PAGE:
1- In first place and the top of the crop for me is MindManager 7 from Mindjet. It is also unfortunately one of the most expensive of the lot at $349.00 but it’s already helping me greatly start a redesign project on the right foot. This one is deep and although it doesn’t offer the stunning Flash export of the next second place app, MindJet offers a free reader application you can point your clients to if you want them to interact with the real app and see things the same way you did. Otherwise it can export to Word with a full outline, TOC, full map images and all the data and “metadata” you added to the map. Amazing. It also has 2 flavors of Powerpoint export which I haven’t really explored yet. Next is Visio export. As I don’t have Visio I cannot comment. Next is MS Project export which ties to the tasks oriented editing I hinted at earlier. I don’t have Project either but think Gantt charts and the like. Seems quite powerful. Next still is what seems like great integration with Outlook. Think tasks again, schedules and the like. I don’t use Outlook anymore and never did in that way so I cannot say how it does here. PDF export could be better but i goes beyond inserting a simple solid graphic in a PDF file. Think editable text here (it’s rarer than you’d think). I’m still learning the app so I’m sure there’s much more I could mention. Last point is about the UI. MindManager (like my Honorable mention app below) use a MS Office 2007 “ribbon-like” UI. Not everyone likes this but I use Office 2007 at work and although it took me a few days to get used to it, now love it nd would never go back. MindManager’s UI is definitely the most sophisticated of all the apps I tried and it’s very uncluttered for an app that offers so many tools at your fingertips. See it here:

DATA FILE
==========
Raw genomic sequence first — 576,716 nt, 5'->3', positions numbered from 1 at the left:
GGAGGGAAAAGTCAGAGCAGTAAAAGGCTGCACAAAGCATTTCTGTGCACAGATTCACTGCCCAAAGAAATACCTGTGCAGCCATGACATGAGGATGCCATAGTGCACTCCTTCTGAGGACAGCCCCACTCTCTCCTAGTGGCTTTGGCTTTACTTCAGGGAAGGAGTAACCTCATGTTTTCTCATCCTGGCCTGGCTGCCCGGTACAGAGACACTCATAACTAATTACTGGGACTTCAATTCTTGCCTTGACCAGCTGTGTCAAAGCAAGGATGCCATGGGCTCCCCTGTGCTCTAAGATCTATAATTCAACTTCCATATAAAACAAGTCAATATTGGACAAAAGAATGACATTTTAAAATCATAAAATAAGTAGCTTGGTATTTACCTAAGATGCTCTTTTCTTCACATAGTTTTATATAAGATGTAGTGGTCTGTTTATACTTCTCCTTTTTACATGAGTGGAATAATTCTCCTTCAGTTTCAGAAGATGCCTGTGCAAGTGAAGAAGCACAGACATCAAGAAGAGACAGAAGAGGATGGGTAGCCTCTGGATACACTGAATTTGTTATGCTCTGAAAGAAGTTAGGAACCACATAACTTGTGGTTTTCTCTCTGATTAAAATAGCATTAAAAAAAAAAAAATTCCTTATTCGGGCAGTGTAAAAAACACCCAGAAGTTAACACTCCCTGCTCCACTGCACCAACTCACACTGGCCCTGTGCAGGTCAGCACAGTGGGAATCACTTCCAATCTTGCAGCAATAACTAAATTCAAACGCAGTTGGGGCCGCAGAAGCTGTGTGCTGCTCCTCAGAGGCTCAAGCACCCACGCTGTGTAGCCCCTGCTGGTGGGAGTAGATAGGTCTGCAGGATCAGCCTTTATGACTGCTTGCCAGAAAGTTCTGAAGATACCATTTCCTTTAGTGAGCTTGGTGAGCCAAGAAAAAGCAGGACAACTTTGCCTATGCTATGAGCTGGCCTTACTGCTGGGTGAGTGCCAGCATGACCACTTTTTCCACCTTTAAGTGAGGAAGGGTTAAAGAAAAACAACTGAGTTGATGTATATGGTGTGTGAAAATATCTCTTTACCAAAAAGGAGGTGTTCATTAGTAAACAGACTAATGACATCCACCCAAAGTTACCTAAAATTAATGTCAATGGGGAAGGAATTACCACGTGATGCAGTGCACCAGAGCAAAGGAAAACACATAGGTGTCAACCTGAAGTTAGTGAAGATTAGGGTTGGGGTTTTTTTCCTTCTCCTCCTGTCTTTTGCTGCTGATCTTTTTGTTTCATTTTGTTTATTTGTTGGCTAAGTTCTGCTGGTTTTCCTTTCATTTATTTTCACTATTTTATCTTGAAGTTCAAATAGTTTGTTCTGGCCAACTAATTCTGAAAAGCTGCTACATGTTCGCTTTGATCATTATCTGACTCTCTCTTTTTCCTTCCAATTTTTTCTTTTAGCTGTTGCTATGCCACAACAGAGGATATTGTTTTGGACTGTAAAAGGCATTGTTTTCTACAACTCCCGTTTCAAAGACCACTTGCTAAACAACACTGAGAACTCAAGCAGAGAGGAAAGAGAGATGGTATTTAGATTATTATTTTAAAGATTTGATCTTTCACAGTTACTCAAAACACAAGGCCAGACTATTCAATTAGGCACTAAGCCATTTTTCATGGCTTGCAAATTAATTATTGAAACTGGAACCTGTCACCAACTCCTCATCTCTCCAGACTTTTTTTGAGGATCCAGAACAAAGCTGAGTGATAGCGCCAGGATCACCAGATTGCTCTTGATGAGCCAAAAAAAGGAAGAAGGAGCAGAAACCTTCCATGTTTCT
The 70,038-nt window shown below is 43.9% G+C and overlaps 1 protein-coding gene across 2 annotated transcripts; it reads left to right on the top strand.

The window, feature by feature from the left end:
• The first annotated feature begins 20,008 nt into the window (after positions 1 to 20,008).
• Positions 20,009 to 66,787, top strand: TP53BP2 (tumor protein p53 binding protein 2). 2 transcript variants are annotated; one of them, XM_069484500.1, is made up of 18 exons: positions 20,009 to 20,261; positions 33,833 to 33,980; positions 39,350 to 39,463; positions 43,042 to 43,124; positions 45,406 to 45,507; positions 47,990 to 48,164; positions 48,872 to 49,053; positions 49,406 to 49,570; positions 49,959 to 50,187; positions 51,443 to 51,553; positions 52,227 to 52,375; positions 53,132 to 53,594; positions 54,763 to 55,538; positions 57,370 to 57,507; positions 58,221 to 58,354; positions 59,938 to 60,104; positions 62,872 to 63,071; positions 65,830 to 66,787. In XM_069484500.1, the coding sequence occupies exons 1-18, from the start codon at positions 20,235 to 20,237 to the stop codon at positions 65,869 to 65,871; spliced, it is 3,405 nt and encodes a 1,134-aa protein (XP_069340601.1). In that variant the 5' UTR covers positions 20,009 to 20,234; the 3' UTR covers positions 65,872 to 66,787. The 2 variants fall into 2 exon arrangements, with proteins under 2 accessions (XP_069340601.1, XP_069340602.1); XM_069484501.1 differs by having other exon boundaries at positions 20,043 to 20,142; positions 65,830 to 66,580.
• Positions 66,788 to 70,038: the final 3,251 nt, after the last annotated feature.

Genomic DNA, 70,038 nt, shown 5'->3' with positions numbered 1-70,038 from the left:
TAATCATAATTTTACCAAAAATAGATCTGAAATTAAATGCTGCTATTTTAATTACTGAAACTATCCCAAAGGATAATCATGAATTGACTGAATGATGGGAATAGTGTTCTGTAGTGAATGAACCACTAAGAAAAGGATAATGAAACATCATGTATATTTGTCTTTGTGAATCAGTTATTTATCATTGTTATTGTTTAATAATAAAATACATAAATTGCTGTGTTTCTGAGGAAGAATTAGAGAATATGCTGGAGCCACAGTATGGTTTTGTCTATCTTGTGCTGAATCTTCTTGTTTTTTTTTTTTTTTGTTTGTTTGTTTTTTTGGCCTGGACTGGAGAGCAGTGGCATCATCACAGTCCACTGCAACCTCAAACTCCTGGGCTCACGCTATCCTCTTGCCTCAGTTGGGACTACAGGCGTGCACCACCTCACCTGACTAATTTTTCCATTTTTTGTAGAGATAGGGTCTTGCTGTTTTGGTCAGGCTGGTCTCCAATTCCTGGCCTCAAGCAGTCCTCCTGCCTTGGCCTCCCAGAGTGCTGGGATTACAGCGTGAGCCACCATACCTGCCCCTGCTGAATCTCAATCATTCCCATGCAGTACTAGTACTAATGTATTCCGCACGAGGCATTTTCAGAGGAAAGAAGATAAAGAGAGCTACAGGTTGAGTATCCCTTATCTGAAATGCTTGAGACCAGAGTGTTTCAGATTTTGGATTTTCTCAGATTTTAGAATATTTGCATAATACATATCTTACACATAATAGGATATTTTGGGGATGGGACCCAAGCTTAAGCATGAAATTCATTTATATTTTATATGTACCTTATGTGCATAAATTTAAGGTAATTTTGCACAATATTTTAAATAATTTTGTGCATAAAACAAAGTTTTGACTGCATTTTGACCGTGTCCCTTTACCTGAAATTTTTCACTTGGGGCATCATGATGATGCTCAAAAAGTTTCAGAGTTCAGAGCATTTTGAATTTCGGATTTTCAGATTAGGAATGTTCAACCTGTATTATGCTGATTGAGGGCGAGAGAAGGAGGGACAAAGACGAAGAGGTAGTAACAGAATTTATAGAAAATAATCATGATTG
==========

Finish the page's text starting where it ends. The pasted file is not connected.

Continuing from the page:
2- In second place for me is FreeMind… yes the free, open-source mind mapping app. It excels at brainstorming, does an adequate job of formatting and it offers the most incredible and unique interactive Flash export. It also export to a few other special formats like the also open-source ToDoList application. It has good Word export as well but it’s been a while since I used that so I cannot remember the level of detail. Drawbacks include some rough areas due to the fact that it’s still beta software (0.8.0 is the stable release, latest is 0.9.0 beta 12). Well worth considering. See it here:

3- In third place for me is MindApp from Varatek software. Very inexpensive at $29.95 and very good at steps 1 and 2 (brainstorming and formatting). Where it fell short for me is export. Well worth downloading the trial, especially if you don’t foresee needing very detailed exporting into other formats. It was on my short list. See it here:

4- In fourth place is The Brain’s PersonalBrain. A most intriguing app which I really tried to like more. It may serve someone else’s needs better. It is on the expensive side (not far behind MindManager) and doesn’t have nearly the same depth in the formatting department. Maybe I would have discovered more had I spend more time with it. Great brainstorming abilities and very good Web export with a data pane at the bottom and interactive map at the top. See it here: